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Inside the invisibleMemorialising Slavery and Freedom in the Life and Works of Lubaina Himid$
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Celeste-Marie Bernier, Alan Rice, Lubaina Himid, and Hannah Durkin

Print publication date: 2019

Print ISBN-13: 9781789620856

Published to Liverpool Scholarship Online: September 2020

DOI: 10.3828/liverpool/9781789620856.001.0001

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PRINTED FROM LIVERPOOL SCHOLARSHIP ONLINE (www.liverpool.universitypressscholarship.com). (c) Copyright Liverpool University Press, 2021. All Rights Reserved. An individual user may print out a PDF of a single chapter of a monograph in LSO for personal use.date: 14 May 2021

Intervention, Mapping and Excavation: White Caricatures versus Black Dehumanisation in Swallow Hard: The Lancaster Dinner Service (2007)

Intervention, Mapping and Excavation: White Caricatures versus Black Dehumanisation in Swallow Hard: The Lancaster Dinner Service (2007)

Chapter:
(p.217) 10 Intervention, Mapping and Excavation: White Caricatures versus Black Dehumanisation in Swallow Hard: The Lancaster Dinner Service (2007)
Source:
Inside the invisible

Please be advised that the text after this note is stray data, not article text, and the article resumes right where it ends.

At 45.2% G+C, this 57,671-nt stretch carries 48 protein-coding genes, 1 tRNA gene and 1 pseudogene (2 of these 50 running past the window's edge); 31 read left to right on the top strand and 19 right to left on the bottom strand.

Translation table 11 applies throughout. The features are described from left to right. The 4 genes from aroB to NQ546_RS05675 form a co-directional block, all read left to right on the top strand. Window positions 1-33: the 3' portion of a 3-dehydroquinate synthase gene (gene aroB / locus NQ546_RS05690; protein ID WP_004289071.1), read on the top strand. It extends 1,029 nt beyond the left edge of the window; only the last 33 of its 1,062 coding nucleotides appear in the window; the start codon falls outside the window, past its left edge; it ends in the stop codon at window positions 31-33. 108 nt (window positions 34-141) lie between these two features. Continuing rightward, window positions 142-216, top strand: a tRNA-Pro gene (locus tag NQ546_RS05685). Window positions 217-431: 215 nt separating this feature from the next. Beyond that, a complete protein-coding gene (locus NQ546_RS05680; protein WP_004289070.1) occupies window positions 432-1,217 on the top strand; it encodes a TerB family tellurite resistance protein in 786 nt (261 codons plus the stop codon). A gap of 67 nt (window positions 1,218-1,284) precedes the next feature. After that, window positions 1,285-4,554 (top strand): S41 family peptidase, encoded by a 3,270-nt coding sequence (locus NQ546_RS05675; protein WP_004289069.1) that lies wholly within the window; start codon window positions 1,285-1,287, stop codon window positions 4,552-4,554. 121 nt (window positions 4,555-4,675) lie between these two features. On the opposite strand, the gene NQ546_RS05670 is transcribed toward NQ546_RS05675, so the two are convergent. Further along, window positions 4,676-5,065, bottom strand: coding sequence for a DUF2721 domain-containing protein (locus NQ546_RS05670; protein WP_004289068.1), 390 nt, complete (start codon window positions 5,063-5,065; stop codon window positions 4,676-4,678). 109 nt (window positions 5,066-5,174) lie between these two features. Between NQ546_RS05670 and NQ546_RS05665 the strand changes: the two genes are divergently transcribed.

Author(s):

Celeste-Marie Bernier

Alan Rice

Lubaina Himid

Hannah Durkin

Publisher:
Liverpool University Press
DOI:10.3828/liverpool/9781789620856.003.0013

Swallow Hard: The Lancaster Dinner Service was part of the Abolished? exhibition in Lancaster. It uses overpainted eighteenth and early nineteenth century plates, tureens, jugs and dishes to comment on the legacy of slavery in the port town. It displays caricatured white figures which interrogate Lancaster’s slave-produced wealth and noble black figures which memorialise a black presence that has been forgotten in histories of the town. Other images explore local flora and fauna and the slave ships, built in the city, sailing to Africa and then sold on so others can continue the trade. It speaks to the conspicuous consumption built on the exploitation of human traffic and the consequences for those who are exploited. Working against nostalgia for confected histories she shows the full human costs of imperial wealth. Her work cannot fully make amends for the traumatic past but expresses artistically forgotten and elided histories.

Keywords:   Lubaina Himid, remembering, amnesia, guerrilla memorialisation, slavery, history, Lancaster, black presence, black absence, stereotypes, mahogany, furniture, Gillows, overpainting, antiques, conspicuous consumption, modernity, abject, colonial bodies, tableware

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